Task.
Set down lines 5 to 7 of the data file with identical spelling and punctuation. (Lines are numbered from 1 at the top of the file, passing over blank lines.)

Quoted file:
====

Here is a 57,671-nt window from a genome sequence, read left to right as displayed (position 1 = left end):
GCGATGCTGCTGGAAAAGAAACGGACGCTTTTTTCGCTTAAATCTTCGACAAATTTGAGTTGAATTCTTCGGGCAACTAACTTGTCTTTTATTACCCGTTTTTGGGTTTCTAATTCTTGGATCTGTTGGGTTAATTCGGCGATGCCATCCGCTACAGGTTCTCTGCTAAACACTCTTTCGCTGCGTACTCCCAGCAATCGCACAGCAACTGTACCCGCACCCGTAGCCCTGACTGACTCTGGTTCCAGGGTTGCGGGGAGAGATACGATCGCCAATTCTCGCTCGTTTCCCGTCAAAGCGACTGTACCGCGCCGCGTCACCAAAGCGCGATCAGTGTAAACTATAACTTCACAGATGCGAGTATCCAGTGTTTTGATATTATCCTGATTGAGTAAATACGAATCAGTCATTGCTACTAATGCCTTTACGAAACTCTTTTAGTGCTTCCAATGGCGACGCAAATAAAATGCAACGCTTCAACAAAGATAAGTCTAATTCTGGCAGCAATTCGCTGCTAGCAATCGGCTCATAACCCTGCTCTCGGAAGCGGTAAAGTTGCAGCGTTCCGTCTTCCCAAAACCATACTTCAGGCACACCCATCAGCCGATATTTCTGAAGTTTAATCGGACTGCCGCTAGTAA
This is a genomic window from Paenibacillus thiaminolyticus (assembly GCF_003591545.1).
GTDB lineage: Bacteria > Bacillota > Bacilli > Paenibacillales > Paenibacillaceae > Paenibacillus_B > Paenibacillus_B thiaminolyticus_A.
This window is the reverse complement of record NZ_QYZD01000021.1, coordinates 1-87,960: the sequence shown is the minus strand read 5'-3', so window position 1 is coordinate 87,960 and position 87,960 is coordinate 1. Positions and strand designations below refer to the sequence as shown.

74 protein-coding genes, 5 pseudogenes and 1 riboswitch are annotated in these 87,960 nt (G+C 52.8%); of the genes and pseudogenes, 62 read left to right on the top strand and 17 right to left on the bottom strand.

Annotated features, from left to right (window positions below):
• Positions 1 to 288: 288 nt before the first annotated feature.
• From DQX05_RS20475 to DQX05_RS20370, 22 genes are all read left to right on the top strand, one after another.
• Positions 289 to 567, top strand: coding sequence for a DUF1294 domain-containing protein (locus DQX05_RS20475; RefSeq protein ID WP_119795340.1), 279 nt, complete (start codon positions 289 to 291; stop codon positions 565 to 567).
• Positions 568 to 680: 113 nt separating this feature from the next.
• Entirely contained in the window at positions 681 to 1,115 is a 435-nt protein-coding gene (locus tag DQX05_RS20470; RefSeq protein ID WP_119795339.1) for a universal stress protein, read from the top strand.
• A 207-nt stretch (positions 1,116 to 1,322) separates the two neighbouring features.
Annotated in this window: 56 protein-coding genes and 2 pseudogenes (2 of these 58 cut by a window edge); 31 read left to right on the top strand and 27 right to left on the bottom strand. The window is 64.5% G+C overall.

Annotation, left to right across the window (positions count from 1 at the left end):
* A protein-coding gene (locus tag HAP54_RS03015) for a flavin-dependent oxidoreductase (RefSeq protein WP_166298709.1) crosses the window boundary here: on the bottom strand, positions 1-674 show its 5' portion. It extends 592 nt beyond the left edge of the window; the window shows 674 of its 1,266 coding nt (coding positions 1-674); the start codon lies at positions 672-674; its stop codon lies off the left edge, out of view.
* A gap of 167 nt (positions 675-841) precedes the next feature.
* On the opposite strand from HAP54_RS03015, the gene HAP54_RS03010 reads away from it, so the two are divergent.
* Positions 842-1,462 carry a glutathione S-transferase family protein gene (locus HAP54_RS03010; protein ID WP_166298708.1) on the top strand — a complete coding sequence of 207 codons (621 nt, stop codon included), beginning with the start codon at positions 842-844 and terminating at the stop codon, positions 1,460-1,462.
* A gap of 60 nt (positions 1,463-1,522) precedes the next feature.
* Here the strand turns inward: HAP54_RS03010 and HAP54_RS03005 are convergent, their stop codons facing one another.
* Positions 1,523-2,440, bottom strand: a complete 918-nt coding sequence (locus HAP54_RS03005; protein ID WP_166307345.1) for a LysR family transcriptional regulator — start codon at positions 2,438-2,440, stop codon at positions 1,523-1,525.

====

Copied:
This window is the reverse complement of record NZ_QYZD01000021.1, coordinates 1-87,960: the sequence shown is the minus strand read 5'-3', so window position 1 is coordinate 87,960 and position 87,960 is coordinate 1. Positions and strand designations below refer to the sequence as shown.

74 protein-coding genes, 5 pseudogenes and 1 riboswitch are annotated in these 87,960 nt (G+C 52.8%); of the genes and pseudogenes, 62 read left to right on the top strand and 17 right to left on the bottom strand.

Annotated features, from left to right (window positions below):